ACT Housing Market is the Tightest in the Country

Posted 30 July 2018

ACT Housing Market is the Tightest in the Country

ACT Housing Market is the Tightest in the Country


The June 2018 Master Builders Australia Industry Forecasts have been released confirming what many ACT businesses know - that it is a very positive time to be working in the local construction industry.

In 2016-17 the ACT economy was the fastest growing in the country. The official statistics are yet to be released but 2017-18 is shaping to be an even better year. The labour market is sprinting, unemployment is the lowest of any state or territory and employment growth in 2018 is expected to be upwards of 3.5 per cent – a full percentage point higher than the national average.

Better still jobs growth is in high skilled and high paying jobs – in cyber security, defence and intelligence, and private, government servicing consultancies.

The latter has meant the rental market in the ACT is the tightest in the country. Vacancy rates are 0.5 per cent and the price of an average 3 bedroom rental is about $100 per week higher than in Melbourne. Rental growth was 5.9 per cent last year which is more than double the growth in average wages.

As a result housing affordability is perhaps a bigger issue in the ACT than in most other jurisdictions. Regulatory constraints which limit new housing supply and push up land costs are the biggest impediment to improving housing affordability in the ACT.

There is speculation that there may be an oversupply of apartments in the ACT market. In part, this may be true – it is likely that 2 bedroom apartments have featured too heavily in the composition of new supply. The latter should be a consideration for planners. But with rents rising faster than all other capital cities besides Hobart and vacancy rates near zero, the underlying market fundaments do suggest supply is still very constrained.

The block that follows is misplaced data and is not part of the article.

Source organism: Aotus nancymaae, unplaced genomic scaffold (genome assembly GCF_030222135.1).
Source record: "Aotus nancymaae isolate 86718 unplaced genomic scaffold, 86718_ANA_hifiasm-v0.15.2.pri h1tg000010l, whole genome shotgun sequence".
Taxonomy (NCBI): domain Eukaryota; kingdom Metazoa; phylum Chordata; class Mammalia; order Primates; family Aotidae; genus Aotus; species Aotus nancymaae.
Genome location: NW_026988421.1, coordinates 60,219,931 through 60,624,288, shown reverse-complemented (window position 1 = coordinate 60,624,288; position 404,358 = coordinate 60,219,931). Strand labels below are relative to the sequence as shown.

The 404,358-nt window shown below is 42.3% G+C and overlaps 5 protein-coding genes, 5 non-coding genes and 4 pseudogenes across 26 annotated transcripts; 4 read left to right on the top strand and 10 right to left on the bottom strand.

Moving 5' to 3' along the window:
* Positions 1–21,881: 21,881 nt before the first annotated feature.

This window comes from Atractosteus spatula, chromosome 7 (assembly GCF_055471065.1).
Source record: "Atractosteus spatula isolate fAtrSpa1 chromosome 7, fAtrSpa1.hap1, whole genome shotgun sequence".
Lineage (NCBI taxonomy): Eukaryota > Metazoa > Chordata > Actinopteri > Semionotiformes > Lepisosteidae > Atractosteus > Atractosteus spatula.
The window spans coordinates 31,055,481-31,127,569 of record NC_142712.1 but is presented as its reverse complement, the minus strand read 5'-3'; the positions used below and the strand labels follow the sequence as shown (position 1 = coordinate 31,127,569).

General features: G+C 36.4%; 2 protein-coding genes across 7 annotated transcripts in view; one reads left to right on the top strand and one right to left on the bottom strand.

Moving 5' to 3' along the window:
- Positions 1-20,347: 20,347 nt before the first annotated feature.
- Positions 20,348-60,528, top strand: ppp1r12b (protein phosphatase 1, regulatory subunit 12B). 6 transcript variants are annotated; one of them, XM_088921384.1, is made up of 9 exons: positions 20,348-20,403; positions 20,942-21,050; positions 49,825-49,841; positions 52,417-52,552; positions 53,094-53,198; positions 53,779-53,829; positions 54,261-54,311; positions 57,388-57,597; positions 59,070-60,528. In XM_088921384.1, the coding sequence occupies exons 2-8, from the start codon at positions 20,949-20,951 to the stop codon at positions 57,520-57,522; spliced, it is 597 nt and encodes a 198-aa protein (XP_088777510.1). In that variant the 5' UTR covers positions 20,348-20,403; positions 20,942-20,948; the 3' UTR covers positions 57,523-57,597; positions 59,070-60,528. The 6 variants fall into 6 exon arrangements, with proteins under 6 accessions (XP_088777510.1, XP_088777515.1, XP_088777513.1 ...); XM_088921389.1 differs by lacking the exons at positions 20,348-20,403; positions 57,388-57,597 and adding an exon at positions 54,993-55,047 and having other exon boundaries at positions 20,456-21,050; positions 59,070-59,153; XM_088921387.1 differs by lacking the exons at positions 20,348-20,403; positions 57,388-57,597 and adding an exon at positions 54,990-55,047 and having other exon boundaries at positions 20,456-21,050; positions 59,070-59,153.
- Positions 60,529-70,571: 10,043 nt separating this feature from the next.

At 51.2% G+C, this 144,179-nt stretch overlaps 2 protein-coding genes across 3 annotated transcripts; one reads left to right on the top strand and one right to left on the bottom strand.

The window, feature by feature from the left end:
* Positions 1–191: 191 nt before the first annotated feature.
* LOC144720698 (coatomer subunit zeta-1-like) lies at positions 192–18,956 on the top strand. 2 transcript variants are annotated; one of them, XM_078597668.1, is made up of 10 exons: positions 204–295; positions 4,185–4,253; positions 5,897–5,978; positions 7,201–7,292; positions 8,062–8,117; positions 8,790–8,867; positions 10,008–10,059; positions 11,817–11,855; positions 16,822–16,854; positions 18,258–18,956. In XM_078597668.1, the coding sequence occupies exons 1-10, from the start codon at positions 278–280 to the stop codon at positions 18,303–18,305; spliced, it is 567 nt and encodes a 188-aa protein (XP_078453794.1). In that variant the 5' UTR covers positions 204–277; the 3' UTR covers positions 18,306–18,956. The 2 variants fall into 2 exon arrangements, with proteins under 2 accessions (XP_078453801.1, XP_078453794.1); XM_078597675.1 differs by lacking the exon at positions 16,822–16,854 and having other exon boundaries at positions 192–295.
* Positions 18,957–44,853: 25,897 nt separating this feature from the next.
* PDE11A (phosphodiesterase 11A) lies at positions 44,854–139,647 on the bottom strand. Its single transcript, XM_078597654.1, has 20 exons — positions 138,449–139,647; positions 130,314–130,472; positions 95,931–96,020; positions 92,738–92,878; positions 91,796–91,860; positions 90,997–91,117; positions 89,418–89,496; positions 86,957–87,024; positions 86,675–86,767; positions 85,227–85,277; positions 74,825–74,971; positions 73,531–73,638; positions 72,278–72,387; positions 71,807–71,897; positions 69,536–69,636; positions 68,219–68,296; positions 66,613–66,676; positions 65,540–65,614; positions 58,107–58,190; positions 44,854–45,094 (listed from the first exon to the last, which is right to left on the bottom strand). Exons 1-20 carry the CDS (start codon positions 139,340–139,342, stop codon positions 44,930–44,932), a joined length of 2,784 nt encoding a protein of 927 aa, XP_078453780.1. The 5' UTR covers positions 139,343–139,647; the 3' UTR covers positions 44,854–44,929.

The value of new residential building work increased by 22.8 per cent in 2017 and is expected to grow by a further 3.7 per cent in 2018.

This should take some pressure off living costs, but with population growth running hot it is important that this momentum is maintained.

The forecasts for new dwelling starts in 2019 project a fall of around 12.4 per cent (equal to around 600 new dwellings). Without a boost to the pipeline soon, there is a risk that the approaching downturn in new housing supply will put unwanted upward pressure on housing affordability.

Engineering construction lifted by over 25 per cent in 2017. However, this was pretty much all due to one project – the $700 million Capital Metro project.

The latter is the largest single engineering project ever undertaken by the ACT Government. This project accounts for more than $3 in every $4 of projects planned and under construction in the ACT engineering sector. There is however some speculation that other works are being crowded out, with proposed projects like the new Civic Stadium being pushed back.

Non-residential building is also slated to record one of the strongest years in terms of growth in 2018. Building approvals have almost doubled in the past year, which should eventually flow through to more future work. In terms of project activity, construction on the $220 million Union Court Revitalisation at the Australian National University was interrupted by flooding in late February.

The MBA Industy Forecasts for the ACT can be viewed by clicking here.

The MBA Industy Forecasts for Australia can be viewed by clicking here.

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